Last year, during the initial weeks of the pandemic lockdowns, it was comforting to indulge in a fantasy: a home with extra space and maybe even it’s own backyard.
This life, which previously felt unavailable to many city-dwelling millennials like me, suddenly seemed within reach. The pandemic made working from anywhere the norm, not the exception. And those of us who were lucky to have kept our jobs during a period of economic uncertainty for many Americans were able to save money for maybe the first time in our adult lives, aided by stimulus checks and, frankly, nothing to spend money on.
All of a sudden, this fantasy seemed more like a possibility, and many millennials decided to take the leap. Combined with existing homeowners looking to upgrade or expand, or simply take advantage of low interest rates, the US real estate market has become a wild land-grab, with buyers hoping to snap up homes amid soaring prices.
Read more: Should I buy a home right now? Here are the 5 things you should know before diving into the bonkers housing market.
To learn more about the market — and perhaps, selfishly, to understand the situation in case I wanted to explore the process myself — I turned to eight realtors who work in markets across the country to answer questions like what prospective buyers should know going into the process, how to win a bidding war, and what other buyers are looking for in a home right now.
Here are my biggest takeaways after spending three weeks learning from realtors nationwide:
Try not to fall in love with every house you see.
Given the competitive state of the market, the homebuying process can take a toll, emotionally speaking.
Glen Clemmons, a broker and realtor for Costello Real Estate and Investments in North Carolina, said that in some situations, both he and his clients have ended up feeling “beat up.”
“I had one client who wrote 15 offers before they finally got one, and that’s exhausting,” he said.
Clemmons said his clients are going to multiple showings, putting in several offers, and generally being put through “the emotional roller coaster of, ‘Are we going to get this one?'”
“What I would say is, check your heart when you walk through a house,” he added. “[Going to a showing is] not a guarantee that you’re going to get it. Put your best foot forward, and be patient.”
Know that you can always fix ugly.
Mary Pope-Handy, an agent with Northern California firm Sereno and a blogger who writes about Silicon Valley real estate, told Insider that she sees lots of first-time homebuyers who keep getting boxed out of competitive bidding wars. While many of her clients are looking for a move-in ready home, that’s not always an option.
She advises those buyers to look for a house that’s been on the market for a while, because it’s less likely to be competitive. But that advice does come with a caveat: The kinds of homes that have been for sale for a month or more, especially given the current state of the market, usually have something wrong with them. It could be that it’s priced too high, or that it’s just plain ugly.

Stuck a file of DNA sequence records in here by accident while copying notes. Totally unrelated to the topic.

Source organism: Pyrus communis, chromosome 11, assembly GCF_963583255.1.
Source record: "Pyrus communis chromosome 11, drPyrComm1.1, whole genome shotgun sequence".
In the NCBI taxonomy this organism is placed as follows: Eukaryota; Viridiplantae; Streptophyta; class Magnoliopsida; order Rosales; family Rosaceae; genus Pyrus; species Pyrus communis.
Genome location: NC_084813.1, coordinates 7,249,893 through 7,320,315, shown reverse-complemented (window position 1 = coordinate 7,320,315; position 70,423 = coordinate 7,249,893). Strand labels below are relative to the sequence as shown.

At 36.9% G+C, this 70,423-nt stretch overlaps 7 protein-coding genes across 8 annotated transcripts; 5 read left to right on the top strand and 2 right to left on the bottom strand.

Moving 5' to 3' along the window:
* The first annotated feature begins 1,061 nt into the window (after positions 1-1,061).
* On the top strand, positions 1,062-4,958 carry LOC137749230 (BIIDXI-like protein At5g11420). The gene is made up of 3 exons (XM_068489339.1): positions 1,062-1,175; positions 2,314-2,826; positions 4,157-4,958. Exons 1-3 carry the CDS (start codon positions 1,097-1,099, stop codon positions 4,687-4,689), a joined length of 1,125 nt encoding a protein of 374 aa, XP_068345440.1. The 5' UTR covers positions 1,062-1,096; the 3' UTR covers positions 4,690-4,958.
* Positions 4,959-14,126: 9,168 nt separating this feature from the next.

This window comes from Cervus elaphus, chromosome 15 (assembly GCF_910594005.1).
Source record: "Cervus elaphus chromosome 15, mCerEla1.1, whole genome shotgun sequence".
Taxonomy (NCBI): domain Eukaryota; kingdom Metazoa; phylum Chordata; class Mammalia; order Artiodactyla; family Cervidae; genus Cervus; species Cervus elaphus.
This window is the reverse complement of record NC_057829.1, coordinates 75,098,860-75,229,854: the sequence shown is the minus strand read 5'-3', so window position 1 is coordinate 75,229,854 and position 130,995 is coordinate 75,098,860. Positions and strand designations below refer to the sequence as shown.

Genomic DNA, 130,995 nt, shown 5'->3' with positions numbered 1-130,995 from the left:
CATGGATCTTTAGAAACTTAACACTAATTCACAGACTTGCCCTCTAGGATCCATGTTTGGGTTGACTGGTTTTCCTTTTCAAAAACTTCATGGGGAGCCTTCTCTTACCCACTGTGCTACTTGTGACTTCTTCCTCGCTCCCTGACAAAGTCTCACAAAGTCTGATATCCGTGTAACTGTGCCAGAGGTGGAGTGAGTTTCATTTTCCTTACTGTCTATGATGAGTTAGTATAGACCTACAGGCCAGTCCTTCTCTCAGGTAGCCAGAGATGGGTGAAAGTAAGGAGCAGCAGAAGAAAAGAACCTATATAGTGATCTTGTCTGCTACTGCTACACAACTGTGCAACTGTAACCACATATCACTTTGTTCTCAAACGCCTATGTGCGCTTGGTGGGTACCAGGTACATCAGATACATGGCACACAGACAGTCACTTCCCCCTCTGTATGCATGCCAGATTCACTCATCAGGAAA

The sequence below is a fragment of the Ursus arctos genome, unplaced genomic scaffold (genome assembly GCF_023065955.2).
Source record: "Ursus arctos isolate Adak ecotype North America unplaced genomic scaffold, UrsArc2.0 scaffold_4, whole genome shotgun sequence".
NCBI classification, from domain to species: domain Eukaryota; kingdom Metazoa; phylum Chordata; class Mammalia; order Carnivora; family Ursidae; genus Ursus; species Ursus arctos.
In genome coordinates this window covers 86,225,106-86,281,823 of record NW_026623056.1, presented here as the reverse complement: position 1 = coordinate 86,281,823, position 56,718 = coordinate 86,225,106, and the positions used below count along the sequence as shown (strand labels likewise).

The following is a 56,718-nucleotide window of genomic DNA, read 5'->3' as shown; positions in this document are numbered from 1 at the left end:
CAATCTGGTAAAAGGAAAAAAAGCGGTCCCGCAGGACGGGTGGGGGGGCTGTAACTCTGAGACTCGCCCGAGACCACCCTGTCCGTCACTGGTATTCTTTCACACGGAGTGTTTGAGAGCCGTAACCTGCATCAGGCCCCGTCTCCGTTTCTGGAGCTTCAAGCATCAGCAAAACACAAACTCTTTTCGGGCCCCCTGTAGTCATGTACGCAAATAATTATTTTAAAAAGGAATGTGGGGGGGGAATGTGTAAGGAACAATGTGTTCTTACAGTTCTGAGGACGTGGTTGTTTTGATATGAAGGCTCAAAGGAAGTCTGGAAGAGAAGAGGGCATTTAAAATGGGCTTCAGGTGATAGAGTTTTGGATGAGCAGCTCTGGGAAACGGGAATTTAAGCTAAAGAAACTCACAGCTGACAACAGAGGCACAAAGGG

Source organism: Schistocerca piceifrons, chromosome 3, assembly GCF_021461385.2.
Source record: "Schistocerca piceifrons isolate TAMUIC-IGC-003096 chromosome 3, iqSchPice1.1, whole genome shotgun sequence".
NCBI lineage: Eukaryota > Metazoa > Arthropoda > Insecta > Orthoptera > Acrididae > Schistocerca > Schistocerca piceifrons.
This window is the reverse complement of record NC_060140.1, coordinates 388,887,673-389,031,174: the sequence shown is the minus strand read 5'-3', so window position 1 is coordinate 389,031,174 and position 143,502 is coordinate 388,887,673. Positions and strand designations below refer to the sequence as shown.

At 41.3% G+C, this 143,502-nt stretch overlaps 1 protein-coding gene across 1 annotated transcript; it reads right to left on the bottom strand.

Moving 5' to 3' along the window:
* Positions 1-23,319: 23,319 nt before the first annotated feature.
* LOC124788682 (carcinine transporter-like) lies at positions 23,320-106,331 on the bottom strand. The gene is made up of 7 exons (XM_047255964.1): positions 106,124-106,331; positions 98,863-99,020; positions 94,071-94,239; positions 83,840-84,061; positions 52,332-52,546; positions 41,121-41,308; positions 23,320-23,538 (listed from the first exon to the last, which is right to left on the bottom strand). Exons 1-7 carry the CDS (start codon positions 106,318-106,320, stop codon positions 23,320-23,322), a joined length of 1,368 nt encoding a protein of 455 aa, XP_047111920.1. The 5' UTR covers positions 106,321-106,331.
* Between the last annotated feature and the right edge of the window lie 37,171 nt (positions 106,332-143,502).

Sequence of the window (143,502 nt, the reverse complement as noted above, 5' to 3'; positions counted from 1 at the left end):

“You can fix ugly,” she said. “I would always go with the ugly house, with walls in the right places, in a good location, and then fix ugly over time.”
Don’t ignore the condo market.
For some buyers, condos aren’t as attractive of an option as a standalone house, especially during the pandemic, said Sean Waeiss, a broker and the owner of Wise Property Group in Austin.
Condos aren’t always what people envision as their first home since they’re grouped together and don’t always have their own outdoor space. From an investment standpoint, too, a condo probably isn’t going to gain value like a single-family home. “It’s the canary in the coal mine. With recessionary periods and that sort of thing, it’s the first to get hurt and it’s the last to recover,” he said.
But a condo could also be the perfect option for a younger homebuyer, especially one who keeps getting outbid on single-family homes, Waeiss said. Demand, at least in Austin, is significantly lower than supply, and condos are typically situated in urban centers where it’s possible to walk to shops, bars, restaurants, and even the office — a key amenity now that cities across the US are reopening.
“I think Americans, by nature, have short-term memories,” he said. “When the majority of the country is vaccinated and events are happening, concerts are happening on a regular basis, and restaurants are operating at full capacity … I think that there’s going to be this increased demand in these dense downtown condo areas.”
Don’t buy a home just to own ‘something.’
Nadine Pierre, a realtor with Allison James Estates & Homes in South Florida, said she’s putting listings on the market at 8 a.m., and by 5 p.m., she’ll already have 20 offers. In an effort to drum up inventory, she’s been sending out letters to the neighborhoods her clients are looking at in hopes of finding a “dormant seller.”
Clemmons said that some of his buyers have started putting offers in on “coming soon” listings, sight unseen.
But a recent survey from Bankrate found that 64% of millennial homeowners are experiencing regret after buying their current home, mostly due to unexpected costs. Most said that maintenance and other costs are too high, their home is in a bad location, or they bought a house that’s either too big or too small for them.
Scott Trench, the CEO of the real-estate-investing resource BiggerPockets, recently told Insider’s Taylor Borden that buyers should think twice about trying to purchase a house right now.
“Frantically trying to buy ‘something’ is a great way to make a bad purchase,” he said.